David Berkowitz shot and killed six people and wounded several others between the summers of 1976 and '77, because a barking dog told him to do it. He is dubbed a serial killer.
Stephen Paddock opened fire on a crowd of concert goers in Las Vegas in 2017, killing 58 people and injuring more than 850. He is called a mass shooter.
Berkowitz used a .44 caliber pistol and his crimes occurred over nearly a year.
Paddock used a cache of dozens of legally purchased, semi-automatic, high powered rifles converted, in some cases legally via bump stocks, into fully automatic weapons.
His crime took 10 minutes.
Such is the evolution of mass murder in America. Such is the evolution of guns.
And yet, after the Las Vegas shooting there was minimal response from legislators and almost no changes to the laws regarding gun purchases or the bump stocks used to convert the semi-automatic rifles into fully automatic.
Instead we heard the tired clichés of "our thoughts and prayers are with you" and "now isn't the time to talk about gun control."
We heard it after nearly 50 people died in the Pulse nightclub in Orlando in 2016. And before that, we heard it after 20 elementary school children and six teachers were killed in Newtown, Connecticut, in 2012. And after all the mass shootings in between.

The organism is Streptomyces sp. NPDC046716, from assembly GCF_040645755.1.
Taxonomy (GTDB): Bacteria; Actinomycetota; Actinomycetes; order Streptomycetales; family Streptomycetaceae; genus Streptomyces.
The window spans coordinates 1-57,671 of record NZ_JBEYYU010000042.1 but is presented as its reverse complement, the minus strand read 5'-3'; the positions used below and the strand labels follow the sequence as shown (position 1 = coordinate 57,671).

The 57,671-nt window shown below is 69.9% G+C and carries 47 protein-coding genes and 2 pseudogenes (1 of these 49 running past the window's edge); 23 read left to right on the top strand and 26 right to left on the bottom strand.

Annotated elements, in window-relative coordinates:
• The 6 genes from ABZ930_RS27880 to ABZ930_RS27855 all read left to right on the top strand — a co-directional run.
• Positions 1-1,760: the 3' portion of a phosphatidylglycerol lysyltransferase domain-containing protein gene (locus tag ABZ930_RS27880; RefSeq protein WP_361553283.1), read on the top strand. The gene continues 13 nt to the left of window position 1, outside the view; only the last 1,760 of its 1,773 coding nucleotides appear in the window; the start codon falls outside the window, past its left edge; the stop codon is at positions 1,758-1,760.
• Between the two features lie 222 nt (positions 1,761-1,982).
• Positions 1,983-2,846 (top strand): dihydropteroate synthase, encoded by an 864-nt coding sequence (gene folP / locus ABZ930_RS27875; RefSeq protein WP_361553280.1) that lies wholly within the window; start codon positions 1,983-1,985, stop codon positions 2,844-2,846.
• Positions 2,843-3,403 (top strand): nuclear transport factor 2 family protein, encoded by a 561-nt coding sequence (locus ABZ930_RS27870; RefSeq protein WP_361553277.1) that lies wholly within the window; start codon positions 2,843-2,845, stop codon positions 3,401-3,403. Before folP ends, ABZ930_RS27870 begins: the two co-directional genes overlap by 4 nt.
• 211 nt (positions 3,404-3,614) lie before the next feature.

Each time we have heard it. And each time the weasel went around the mulberry bush, and we the monkeys chased it.
It wasn't until this year, on Feb. 14 -- Valentine's Day -- that 19-year-old Nikolas Cruz walked onto the campus of his former high school in Parkland, Florida, and killed 13 of his former classmates and three teachers, that a national movement has taken hold.
Tomorrow, the masses will speak in a collective voice through public demonstrations as March For Our Lives rallies take place simultaneously across the country.
Here in Wayne County, one such rally, backed by Wayne County Strong, kicks off at 2 p.m. in Goldsboro. Largely comprised of students, these rallies will signify a unified voice that the laws that govern gun purchases need to be changed and the ways that mental health is evaluated need to be strengthened.
But this time, the kids rather than the adults have the floor. And rather than the same clichés we've heard before, the talking points these young people are espousing call for immediate action and an open-ended dialogue.
The youth of this generation no longer wish to be targets, silent and stationary. They will instead speak up, converge together and demand change.
The money, they say, might be on the side of the lobbyists for now, but time is on the side of the teens who, as they have come of age, have watched their friends die in their very classrooms.